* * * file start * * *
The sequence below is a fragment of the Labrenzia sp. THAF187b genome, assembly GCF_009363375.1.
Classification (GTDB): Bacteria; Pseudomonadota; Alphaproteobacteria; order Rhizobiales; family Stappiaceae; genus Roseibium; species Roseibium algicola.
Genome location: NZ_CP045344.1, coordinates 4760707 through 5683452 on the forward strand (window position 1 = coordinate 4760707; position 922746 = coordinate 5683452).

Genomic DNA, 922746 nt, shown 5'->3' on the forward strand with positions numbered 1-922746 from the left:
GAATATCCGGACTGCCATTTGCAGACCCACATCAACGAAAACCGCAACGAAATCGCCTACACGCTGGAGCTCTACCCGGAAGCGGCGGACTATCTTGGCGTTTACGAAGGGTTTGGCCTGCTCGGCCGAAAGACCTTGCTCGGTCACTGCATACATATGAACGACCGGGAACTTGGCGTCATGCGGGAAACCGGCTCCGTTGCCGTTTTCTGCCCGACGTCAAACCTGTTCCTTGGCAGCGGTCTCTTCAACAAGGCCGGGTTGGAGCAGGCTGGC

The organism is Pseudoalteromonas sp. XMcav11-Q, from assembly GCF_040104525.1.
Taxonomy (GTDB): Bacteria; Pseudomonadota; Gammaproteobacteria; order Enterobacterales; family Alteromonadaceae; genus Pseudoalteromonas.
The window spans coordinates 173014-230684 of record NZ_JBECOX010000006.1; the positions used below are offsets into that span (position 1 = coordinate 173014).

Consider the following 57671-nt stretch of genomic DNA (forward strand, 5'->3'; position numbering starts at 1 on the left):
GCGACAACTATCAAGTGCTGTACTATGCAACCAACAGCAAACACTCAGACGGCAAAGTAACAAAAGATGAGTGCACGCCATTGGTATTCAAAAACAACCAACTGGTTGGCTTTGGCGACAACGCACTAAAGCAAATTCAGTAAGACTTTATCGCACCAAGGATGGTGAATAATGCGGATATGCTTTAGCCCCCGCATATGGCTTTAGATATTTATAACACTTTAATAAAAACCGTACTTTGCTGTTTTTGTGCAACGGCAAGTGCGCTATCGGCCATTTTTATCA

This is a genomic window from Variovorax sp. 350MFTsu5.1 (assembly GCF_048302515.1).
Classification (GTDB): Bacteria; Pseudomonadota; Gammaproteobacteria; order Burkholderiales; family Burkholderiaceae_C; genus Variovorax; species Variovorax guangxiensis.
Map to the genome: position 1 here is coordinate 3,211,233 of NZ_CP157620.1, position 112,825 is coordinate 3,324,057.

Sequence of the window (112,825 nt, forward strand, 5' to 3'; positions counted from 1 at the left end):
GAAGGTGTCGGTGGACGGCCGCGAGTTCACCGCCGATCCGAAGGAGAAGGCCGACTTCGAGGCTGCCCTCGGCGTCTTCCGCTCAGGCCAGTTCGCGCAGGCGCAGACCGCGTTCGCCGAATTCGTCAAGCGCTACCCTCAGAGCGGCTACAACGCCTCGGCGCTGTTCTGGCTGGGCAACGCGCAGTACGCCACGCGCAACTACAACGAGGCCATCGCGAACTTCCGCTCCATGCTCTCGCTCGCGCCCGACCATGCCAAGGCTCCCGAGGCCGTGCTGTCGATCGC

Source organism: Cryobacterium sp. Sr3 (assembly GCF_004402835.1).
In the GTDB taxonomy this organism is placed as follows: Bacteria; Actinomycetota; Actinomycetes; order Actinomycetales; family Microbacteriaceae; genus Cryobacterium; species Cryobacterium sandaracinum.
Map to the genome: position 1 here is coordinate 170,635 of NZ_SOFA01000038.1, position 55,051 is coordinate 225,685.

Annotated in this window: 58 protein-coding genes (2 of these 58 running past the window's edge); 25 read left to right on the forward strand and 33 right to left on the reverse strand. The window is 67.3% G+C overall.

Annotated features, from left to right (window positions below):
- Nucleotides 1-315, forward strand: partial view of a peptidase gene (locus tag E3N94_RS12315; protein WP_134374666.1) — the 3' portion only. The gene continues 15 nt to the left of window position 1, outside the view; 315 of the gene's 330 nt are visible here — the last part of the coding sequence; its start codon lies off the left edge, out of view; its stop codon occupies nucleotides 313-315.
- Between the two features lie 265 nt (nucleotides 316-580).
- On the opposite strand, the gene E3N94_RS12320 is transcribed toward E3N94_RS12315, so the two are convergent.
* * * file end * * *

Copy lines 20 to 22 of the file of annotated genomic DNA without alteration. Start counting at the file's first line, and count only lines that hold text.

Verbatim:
Annotated features, from left to right (window positions below):
- Nucleotides 1-315, forward strand: partial view of a peptidase gene (locus tag E3N94_RS12315; protein WP_134374666.1) — the 3' portion only. The gene continues 15 nt to the left of window position 1, outside the view; 315 of the gene's 330 nt are visible here — the last part of the coding sequence; its start codon lies off the left edge, out of view; its stop codon occupies nucleotides 313-315.
- Between the two features lie 265 nt (nucleotides 316-580).